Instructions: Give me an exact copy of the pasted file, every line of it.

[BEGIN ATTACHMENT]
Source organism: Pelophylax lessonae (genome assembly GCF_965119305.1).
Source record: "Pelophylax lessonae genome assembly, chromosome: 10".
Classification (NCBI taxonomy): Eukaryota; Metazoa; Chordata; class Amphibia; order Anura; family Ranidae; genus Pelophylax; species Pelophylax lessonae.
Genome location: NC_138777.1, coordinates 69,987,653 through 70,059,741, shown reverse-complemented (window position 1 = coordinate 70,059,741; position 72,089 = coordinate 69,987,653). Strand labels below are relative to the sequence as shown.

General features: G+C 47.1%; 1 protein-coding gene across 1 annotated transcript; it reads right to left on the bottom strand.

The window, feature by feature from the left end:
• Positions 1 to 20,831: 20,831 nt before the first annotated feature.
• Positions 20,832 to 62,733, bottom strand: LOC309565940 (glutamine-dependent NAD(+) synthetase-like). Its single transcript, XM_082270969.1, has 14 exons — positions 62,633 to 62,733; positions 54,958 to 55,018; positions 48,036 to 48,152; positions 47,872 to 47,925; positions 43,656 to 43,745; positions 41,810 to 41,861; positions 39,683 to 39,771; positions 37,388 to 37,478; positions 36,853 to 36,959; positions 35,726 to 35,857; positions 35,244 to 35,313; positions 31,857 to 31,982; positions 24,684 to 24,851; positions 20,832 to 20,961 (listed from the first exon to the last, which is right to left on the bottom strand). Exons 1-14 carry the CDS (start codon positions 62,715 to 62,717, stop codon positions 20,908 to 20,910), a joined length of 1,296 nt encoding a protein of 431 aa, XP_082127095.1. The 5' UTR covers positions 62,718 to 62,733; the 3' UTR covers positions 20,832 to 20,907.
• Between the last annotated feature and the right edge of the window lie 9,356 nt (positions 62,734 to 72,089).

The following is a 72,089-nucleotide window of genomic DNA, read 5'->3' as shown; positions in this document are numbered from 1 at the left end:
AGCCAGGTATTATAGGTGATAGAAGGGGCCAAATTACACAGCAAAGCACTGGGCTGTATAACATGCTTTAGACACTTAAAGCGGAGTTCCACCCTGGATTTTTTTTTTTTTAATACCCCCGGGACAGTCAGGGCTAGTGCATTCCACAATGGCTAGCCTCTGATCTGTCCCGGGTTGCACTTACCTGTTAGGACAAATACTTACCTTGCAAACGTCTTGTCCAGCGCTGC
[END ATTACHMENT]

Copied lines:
Source organism: Pelophylax lessonae (genome assembly GCF_965119305.1).
Source record: "Pelophylax lessonae genome assembly, chromosome: 10".
Classification (NCBI taxonomy): Eukaryota; Metazoa; Chordata; class Amphibia; order Anura; family Ranidae; genus Pelophylax; species Pelophylax lessonae.
Genome location: NC_138777.1, coordinates 69,987,653 through 70,059,741, shown reverse-complemented (window position 1 = coordinate 70,059,741; position 72,089 = coordinate 69,987,653). Strand labels below are relative to the sequence as shown.

General features: G+C 47.1%; 1 protein-coding gene across 1 annotated transcript; it reads right to left on the bottom strand.

The window, feature by feature from the left end:
• Positions 1 to 20,831: 20,831 nt before the first annotated feature.
• Positions 20,832 to 62,733, bottom strand: LOC309565940 (glutamine-dependent NAD(+) synthetase-like). Its single transcript, XM_082270969.1, has 14 exons — positions 62,633 to 62,733; positions 54,958 to 55,018; positions 48,036 to 48,152; positions 47,872 to 47,925; positions 43,656 to 43,745; positions 41,810 to 41,861; positions 39,683 to 39,771; positions 37,388 to 37,478; positions 36,853 to 36,959; positions 35,726 to 35,857; positions 35,244 to 35,313; positions 31,857 to 31,982; positions 24,684 to 24,851; positions 20,832 to 20,961 (listed from the first exon to the last, which is right to left on the bottom strand). Exons 1-14 carry the CDS (start codon positions 62,715 to 62,717, stop codon positions 20,908 to 20,910), a joined length of 1,296 nt encoding a protein of 431 aa, XP_082127095.1. The 5' UTR covers positions 62,718 to 62,733; the 3' UTR covers positions 20,832 to 20,907.
• Between the last annotated feature and the right edge of the window lie 9,356 nt (positions 62,734 to 72,089).

The following is a 72,089-nucleotide window of genomic DNA, read 5'->3' as shown; positions in this document are numbered from 1 at the left end:
AGCCAGGTATTATAGGTGATAGAAGGGGCCAAATTACACAGCAAAGCACTGGGCTGTATAACATGCTTTAGACACTTAAAGCGGAGTTCCACCCTGGATTTTTTTTTTTTTAATACCCCCGGGACAGTCAGGGCTAGTGCATTCCACAATGGCTAGCCTCTGATCTGTCCCGGGTTGCACTTACCTGTTAGGACAAATACTTACCTTGCAAACGTCTTGTCCAGCGCTGC